I think it’s easiest to break this down into categories. So – what’s important? Personally, I place a high premium on a good night’s sleep. I tried sleeping on the saddle pads and wadding up a sweater as a pillow. I woke up stiff and sore every morning and it got old fast! At this time of year my bedroll consists of a Thermarest self-inflating mattress, a twin sized sheet, a small fleece blanket and a full sized pillow. The pillow takes up space in the pack without adding much weight which is an asset in terms of the way I’m packing. In the cold months I was carrying a twin sized down comforter in a duvet cover made by my niece, Tasha. My original sleeping bag was about 25 years old and when the zipper went last fall I decided to replace it. The comforter was $70 – a comparable warmth sleeping bag starts at $200 – no brainer. I still use the saddle pads under me (putting them under the thermarest, which also helps protect it) – and on cooler nights I use my wool saddle blankets over me (they’re not big, it takes both to cover me!) If you’re heading out in August it’ll be HOT for several months – only carry what you need for those months during those months – add warmer layers later, as you actually need them!
Also on the subject of sleep – I’m carrying a MSR Mutha Hubba tent. It’s technically a 3 person tent, but is the perfect size for me and my gear. My tent weighs 8# and even buying it “gently used” it was a significant decision in terms of price and weight. The purpose of a tent is to protect you from weather, mostly the wet and windy sorts. It also works pretty well against bugs and snakes. Using the tent adds an hour to my day – and I’ve slept in it less than 1/3 of the nights thus far. In the desert, when it was too cool for rattlers to be out, I slept under the stars and loved it. Many nights I’ve been invited into homes or been offered the use of a hay barn or a camper or some other place to get out of the weather. I have the option of a sweet hammock with a mosquito net that weighs just over a pound and will keep me dry if i rig a tarp over it and part of me thinks I really should send the tent back for the summer. But! Last month when I spent two nights and a day waiting out a serious storm with thunder and lightning and wind and heavy rain – I really appreciated my serious tent that kept me dry and cozy! A tent that won’t do that isn’t worth its weight.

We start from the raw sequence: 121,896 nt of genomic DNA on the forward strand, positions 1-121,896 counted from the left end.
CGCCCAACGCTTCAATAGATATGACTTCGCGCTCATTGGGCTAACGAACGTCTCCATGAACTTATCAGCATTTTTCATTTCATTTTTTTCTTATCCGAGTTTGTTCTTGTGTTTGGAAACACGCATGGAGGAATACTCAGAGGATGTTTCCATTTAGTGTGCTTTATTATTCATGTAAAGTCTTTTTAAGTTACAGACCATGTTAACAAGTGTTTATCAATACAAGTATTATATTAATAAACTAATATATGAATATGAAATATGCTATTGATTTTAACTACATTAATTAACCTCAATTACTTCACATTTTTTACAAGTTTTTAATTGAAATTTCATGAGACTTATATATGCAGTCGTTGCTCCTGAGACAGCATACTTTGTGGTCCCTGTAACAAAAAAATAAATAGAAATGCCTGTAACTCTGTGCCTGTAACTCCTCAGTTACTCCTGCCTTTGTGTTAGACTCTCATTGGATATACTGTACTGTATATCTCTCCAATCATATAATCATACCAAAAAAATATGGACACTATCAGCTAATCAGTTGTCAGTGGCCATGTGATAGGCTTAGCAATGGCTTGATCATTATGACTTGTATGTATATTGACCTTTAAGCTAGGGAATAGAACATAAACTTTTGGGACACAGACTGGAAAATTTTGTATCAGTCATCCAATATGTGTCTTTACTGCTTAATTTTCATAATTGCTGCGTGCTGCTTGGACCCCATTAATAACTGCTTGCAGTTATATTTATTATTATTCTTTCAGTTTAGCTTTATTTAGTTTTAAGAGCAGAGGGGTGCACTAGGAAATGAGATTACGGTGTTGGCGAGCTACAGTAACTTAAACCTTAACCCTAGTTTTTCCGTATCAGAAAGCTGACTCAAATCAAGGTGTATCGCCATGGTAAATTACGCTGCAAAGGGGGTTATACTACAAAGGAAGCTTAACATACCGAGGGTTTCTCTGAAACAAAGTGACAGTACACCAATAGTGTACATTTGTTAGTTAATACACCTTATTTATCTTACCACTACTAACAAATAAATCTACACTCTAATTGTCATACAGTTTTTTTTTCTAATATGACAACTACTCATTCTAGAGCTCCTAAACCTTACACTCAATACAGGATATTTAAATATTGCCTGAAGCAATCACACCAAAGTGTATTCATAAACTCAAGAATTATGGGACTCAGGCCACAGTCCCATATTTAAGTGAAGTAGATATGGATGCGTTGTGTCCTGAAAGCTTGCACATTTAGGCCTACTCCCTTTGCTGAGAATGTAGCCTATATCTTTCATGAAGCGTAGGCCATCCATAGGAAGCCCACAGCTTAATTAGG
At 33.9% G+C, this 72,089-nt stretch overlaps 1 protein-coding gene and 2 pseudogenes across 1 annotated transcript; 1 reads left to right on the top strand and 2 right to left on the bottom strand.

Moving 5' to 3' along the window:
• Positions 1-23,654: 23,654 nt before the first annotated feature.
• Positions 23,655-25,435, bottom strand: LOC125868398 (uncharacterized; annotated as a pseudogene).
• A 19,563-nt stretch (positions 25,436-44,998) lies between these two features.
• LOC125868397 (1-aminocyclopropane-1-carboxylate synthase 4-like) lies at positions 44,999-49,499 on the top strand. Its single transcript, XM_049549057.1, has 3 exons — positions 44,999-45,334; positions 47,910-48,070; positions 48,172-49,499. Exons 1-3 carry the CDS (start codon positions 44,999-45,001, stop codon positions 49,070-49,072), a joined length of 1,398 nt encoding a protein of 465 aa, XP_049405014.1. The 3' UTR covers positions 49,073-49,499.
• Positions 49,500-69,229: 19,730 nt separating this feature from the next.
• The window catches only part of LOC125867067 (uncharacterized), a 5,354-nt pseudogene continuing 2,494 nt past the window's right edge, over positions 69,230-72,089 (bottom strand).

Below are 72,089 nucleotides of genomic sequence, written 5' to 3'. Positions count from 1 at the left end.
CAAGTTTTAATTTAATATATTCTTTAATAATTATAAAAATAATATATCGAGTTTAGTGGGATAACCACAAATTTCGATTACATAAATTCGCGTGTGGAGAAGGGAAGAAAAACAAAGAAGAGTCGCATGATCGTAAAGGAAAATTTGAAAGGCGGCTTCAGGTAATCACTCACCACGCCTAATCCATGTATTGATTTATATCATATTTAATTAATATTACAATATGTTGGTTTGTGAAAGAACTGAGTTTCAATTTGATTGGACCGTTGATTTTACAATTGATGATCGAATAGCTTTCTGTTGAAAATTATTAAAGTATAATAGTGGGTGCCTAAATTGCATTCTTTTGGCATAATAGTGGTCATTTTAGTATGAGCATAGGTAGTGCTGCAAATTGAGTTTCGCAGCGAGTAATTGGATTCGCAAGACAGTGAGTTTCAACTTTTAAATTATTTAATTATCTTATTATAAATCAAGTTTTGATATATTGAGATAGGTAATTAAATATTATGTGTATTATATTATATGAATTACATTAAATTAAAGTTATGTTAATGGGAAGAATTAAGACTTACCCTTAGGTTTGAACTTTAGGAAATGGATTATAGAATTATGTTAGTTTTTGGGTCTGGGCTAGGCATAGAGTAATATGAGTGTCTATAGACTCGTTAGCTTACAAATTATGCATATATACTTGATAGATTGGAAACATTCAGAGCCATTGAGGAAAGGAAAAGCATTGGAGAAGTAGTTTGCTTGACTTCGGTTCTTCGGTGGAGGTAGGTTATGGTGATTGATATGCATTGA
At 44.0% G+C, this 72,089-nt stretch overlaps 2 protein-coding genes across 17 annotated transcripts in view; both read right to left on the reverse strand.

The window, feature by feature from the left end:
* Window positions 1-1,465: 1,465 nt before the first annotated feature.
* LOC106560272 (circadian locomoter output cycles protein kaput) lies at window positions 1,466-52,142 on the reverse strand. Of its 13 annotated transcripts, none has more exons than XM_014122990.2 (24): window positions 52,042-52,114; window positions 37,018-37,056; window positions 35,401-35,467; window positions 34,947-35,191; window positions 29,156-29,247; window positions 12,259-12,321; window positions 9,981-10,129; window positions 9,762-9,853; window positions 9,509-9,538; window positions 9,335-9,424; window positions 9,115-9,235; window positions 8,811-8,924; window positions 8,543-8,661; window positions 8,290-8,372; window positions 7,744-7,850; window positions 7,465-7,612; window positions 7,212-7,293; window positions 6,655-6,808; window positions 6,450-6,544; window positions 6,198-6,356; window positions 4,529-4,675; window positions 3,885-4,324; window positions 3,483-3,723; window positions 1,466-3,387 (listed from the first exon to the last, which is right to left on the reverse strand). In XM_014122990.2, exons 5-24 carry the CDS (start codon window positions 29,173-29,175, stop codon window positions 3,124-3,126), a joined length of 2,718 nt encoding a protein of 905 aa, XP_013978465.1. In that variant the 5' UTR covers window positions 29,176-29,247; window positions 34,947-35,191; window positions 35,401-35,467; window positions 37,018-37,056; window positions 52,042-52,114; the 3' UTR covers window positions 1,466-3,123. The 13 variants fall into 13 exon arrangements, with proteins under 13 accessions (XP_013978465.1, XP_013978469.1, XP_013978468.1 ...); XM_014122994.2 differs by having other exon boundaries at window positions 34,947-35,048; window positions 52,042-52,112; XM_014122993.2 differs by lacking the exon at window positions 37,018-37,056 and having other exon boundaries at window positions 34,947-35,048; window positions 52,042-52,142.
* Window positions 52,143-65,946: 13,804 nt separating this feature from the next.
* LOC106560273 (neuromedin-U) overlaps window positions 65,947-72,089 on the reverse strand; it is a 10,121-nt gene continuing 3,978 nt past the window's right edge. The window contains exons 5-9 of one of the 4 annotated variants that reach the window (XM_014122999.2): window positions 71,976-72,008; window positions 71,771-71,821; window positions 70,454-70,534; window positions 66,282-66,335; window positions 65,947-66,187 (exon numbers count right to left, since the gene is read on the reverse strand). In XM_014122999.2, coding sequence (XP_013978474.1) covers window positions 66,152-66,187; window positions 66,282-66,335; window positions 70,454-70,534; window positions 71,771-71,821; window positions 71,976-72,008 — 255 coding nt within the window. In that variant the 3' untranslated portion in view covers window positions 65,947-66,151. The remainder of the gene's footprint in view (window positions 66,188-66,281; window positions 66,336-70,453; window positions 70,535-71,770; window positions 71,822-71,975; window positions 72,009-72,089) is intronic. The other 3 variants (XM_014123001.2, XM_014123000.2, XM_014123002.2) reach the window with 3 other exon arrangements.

Still on the subject of sleeping comfortably (and staying warm enough) let’s talk about tarps. I carry a 9′ square of Tyvek. Tyvek is a super strong and totally waterproof material that is used mostly in construction as a vapor barrier. It’s like thick slick paper that doesn’t tear. It’s lighter than anything else I can afford, works better and lasts longer than those blue tarps from Walmart. I don’t use a ground cloth under my tent. I’m careful where I set my tent up (to avoid abrasion, tears or a bumpy bed) and I’ve learned that if an edge of the ground cloth is peeking out from under my tent it’ll catch and funnel the rain. Pick a spot that’s higher than the surrounding ground. The soft smooth spot that looks like the obvious first choice is often where rain makes puddles! I usually wrap the Tyvek around my tack at night to keep it dry – but on cold nights when my bed roll isn’t quite up to the task I’ll wrap myself up in the Tyvek like a burrito and it’ll hold in my body heat and keep me at least 15*F warmer. The downside is condensation. If you get too warm and start to sweat you’ll wake up in a wet bed! The trick to keeping warm is trapping your own body heat. Wool socks, gloves, hat and scarf don’t weigh much but make a huge difference on a cold night. Wearing whatever dry layers you have makes more sense on the occasional cold night than packing a heavier bedroll than you generally need. Wool and silk will help keep you warm even when it’s wet; cotton and down won’t. Packing one or two pairs of those little “foot warmers” that you tear out of their cellophane wrappers and shake to activate is smart. Put one in each sock right under the ball of your foot and it’ll keep your whole body warmer. Be sure to buy the ones that last 8 hours or longer.